The public is invited to this free event to meet, hear from and ask questions of the candidates.  All candidates who will be on the Aug. 14 primary ballot have confirmed their attendance:  Candidates for Governor include Ned Lamont and Joe Ganim. Candidates for Lt. Governor include Susan Bysiewicz and Eva Bermudez Zimmerman.

The moderator will be Emmy Award Winning Journalist Diane Smith.

The event will be at Hartford Public Library, 500 Main St. Meet and greet will be at 5 p.m. and the forum will begin at 5:30 p.m.

For Spanish-English translation, child care, bus passes, or other accommodation, please call by July 16 at 860-201-6510.

The Hartford Votes ~ Hartford Vota Coalition is a non-partisan coalition of the organizations listed below working to increase voter engagement in Hartford. Hartford 2000 – Blue Hills Civic Association – CT Community Nonprofit Alliance – MetroHartford Alliance Hartford Public Library – League of Women Voters of Greater Hartford – Achieve Hartford! CT Center for a New Economy – Common Cause in
Connecticut – City of Hartford Registrars of Voters, A Better Way Foundation, Nancy A. Humphreys Institute for Political Social Work Office of the Secretary of the State – Hartford Listens/Community Capacity Builders.

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East Hartford Police to Hire New Officers


EAST HARTFORD — The East Hartford Police Department is hiring.

The Department is accepting applications for the position of entry-level police officer.

East Hartford is a demographically diverse community with a population of about 50,000 in an urban/suburban environment. The East Hartford Police Department is one of the largest municipal police departments east of the Connecticut River with 122 sworn officers, specialized units and great promotional opportunities and career advancement.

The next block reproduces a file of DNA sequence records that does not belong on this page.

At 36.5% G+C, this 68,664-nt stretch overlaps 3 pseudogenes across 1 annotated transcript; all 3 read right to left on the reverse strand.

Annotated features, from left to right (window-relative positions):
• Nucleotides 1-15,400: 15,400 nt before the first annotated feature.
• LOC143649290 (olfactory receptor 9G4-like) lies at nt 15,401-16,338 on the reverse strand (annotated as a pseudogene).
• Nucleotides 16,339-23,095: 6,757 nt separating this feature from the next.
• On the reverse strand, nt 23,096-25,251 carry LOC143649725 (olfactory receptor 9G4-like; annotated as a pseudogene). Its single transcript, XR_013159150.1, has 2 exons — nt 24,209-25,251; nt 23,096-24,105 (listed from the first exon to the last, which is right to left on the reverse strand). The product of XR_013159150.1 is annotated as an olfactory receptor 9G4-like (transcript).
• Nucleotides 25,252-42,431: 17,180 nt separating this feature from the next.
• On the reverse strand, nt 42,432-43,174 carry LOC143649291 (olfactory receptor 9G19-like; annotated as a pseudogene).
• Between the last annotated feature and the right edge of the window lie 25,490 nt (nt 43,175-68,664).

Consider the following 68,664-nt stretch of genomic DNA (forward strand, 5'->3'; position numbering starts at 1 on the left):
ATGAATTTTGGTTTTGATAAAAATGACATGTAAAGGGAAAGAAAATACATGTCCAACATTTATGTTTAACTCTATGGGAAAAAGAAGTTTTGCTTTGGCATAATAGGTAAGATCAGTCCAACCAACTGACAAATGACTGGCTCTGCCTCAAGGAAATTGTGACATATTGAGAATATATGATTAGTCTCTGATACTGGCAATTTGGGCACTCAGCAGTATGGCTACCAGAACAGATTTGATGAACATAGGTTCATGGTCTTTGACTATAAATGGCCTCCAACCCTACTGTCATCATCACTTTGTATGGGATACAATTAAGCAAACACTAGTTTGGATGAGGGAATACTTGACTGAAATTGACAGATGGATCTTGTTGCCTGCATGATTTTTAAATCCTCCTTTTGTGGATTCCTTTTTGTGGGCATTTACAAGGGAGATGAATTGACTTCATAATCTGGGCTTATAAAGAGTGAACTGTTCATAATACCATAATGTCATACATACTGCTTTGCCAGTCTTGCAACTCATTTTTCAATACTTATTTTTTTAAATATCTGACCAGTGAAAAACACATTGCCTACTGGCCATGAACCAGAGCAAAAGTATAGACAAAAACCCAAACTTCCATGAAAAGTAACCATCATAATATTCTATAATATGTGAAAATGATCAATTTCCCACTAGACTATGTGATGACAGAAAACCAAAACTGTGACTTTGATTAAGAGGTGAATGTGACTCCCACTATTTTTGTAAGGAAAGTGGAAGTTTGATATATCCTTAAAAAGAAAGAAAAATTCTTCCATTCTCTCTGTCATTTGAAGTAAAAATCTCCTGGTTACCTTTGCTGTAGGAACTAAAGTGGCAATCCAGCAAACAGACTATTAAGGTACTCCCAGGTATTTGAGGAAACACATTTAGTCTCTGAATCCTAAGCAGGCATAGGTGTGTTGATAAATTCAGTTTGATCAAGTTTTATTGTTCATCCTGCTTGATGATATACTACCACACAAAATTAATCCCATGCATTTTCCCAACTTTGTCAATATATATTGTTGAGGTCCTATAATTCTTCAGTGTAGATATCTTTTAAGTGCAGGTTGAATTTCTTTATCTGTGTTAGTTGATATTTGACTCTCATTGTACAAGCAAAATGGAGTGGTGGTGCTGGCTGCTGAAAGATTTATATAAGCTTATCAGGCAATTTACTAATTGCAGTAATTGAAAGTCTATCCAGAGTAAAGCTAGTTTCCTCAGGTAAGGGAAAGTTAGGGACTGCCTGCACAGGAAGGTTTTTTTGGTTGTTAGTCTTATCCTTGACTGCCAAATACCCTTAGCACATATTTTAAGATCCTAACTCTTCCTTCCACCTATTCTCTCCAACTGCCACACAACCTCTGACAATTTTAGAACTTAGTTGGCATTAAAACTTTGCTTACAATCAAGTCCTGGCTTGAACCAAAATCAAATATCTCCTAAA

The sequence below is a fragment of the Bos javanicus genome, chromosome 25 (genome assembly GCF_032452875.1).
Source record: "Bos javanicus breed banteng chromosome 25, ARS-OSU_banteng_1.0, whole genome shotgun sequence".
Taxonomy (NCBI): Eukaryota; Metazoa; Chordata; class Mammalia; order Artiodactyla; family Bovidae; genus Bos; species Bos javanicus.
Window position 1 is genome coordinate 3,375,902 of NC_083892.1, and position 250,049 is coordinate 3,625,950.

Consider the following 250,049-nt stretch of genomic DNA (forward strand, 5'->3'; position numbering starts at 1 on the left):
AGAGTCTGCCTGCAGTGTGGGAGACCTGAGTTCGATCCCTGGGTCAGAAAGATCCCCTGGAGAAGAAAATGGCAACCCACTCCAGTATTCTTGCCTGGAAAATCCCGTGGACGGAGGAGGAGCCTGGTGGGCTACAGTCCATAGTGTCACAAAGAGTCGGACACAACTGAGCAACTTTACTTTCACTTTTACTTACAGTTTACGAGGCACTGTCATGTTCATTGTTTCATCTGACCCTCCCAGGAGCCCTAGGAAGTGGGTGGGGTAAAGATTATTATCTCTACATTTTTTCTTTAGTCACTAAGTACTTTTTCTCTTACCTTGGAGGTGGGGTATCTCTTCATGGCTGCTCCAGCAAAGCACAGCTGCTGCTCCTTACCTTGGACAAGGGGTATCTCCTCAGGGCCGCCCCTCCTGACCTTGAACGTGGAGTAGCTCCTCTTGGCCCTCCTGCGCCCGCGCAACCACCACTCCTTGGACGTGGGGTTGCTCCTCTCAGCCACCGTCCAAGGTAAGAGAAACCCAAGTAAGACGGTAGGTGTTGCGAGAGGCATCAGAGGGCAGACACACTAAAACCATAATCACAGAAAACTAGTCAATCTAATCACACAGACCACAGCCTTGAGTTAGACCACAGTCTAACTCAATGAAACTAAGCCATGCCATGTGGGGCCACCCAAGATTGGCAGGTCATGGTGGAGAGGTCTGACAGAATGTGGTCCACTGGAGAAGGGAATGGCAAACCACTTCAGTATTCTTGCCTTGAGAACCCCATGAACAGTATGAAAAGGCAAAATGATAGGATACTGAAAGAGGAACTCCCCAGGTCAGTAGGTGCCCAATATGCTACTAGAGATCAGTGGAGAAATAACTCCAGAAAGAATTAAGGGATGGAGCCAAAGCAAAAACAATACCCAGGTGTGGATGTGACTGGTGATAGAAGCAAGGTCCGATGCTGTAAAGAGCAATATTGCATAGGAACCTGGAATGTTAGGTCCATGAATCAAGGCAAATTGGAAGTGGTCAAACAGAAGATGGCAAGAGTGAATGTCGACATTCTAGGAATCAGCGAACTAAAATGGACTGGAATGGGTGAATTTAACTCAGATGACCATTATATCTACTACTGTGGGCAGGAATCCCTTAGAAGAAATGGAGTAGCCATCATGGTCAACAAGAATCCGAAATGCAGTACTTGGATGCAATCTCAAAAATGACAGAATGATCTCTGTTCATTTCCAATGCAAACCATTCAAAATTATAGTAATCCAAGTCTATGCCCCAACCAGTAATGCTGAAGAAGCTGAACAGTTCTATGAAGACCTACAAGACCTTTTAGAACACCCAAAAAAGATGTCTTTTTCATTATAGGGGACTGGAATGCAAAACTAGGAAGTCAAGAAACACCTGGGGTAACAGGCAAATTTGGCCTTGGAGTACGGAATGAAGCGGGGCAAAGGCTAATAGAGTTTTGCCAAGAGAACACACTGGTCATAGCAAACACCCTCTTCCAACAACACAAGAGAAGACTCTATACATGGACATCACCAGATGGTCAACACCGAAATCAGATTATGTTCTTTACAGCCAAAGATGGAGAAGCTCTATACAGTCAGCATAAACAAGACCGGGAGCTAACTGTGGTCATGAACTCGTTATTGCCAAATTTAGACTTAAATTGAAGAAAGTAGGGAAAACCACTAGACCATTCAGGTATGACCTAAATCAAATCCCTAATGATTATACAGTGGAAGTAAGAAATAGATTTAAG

To qualify you must be a U.S. citizen, at least 21 years old, have a high school diploma or its equivalent, and be a non-smoker.  Experience or education in some phase of law enforcement or criminal justice will be very helpful.  Motivation, enthusiasm, and commitment to the community are mandatory.

East Hartford is an Equal Opportunity/Affirmative Action employer.  Applications from women and members of minority groups are encouraged.

If you have any further questions regarding the job, please email them to Skyeremateng@easthartfordct.gov. For more information, requirements and application process please click Police App.

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Stowe Center Presents “Quakers and Civil Rights”


HARTFORD — The Harriet Beecher Stowe Center’s Salons at Stowe will present “Quakers, Anti Slavery and Civil Rights: The Past and Present of Faith-Based Activism” on July 21 at the Stowe Center.

The free event will be from 2 p.m. to 3:30 p.m. at 77 Forrest Street in Hartford.

The discussion will be on the history of Quaker involvement in the antislavery and civil rights movements as well as faith-based activism embodied by Quakers today.

From Levi and Catherine Coffin to Bayard Rustin, Quakers or the Religious Society of Friends have a long-standing history of social activism. From abolitionists to civil rights leaders, Friends have participated in causes furthering social equality for centuries

Speakers will include George J. Willauer, Professor Emeritus of English and Charles J. MacCurdy Professor Emeritus of American Studies at Connecticut College and John Humphries, Governor’s Council on Climate Change.

For more information, call 860-522-9258 x 317.